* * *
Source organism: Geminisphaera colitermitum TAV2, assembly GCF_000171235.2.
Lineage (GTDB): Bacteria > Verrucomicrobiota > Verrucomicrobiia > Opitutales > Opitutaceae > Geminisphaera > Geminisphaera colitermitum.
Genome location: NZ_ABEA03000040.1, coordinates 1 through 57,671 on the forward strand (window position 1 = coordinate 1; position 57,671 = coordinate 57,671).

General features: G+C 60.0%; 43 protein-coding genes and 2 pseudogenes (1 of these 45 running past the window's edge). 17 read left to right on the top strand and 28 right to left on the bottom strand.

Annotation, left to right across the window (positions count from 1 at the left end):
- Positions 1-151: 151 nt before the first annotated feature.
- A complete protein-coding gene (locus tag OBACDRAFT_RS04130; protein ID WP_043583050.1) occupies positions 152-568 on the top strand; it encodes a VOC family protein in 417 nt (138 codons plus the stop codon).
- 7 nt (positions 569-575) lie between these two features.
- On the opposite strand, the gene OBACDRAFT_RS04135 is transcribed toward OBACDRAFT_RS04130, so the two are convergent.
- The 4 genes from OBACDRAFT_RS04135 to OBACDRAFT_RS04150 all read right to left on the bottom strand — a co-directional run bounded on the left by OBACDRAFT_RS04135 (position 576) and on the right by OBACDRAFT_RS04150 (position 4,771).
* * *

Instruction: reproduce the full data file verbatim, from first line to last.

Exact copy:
Source organism: Geminisphaera colitermitum TAV2, assembly GCF_000171235.2.
Lineage (GTDB): Bacteria > Verrucomicrobiota > Verrucomicrobiia > Opitutales > Opitutaceae > Geminisphaera > Geminisphaera colitermitum.
Genome location: NZ_ABEA03000040.1, coordinates 1 through 57,671 on the forward strand (window position 1 = coordinate 1; position 57,671 = coordinate 57,671).

General features: G+C 60.0%; 43 protein-coding genes and 2 pseudogenes (1 of these 45 running past the window's edge). 17 read left to right on the top strand and 28 right to left on the bottom strand.

Annotation, left to right across the window (positions count from 1 at the left end):
- Positions 1-151: 151 nt before the first annotated feature.
- A complete protein-coding gene (locus tag OBACDRAFT_RS04130; protein ID WP_043583050.1) occupies positions 152-568 on the top strand; it encodes a VOC family protein in 417 nt (138 codons plus the stop codon).
- 7 nt (positions 569-575) lie between these two features.
- On the opposite strand, the gene OBACDRAFT_RS04135 is transcribed toward OBACDRAFT_RS04130, so the two are convergent.
- The 4 genes from OBACDRAFT_RS04135 to OBACDRAFT_RS04150 all read right to left on the bottom strand — a co-directional run bounded on the left by OBACDRAFT_RS04135 (position 576) and on the right by OBACDRAFT_RS04150 (position 4,771).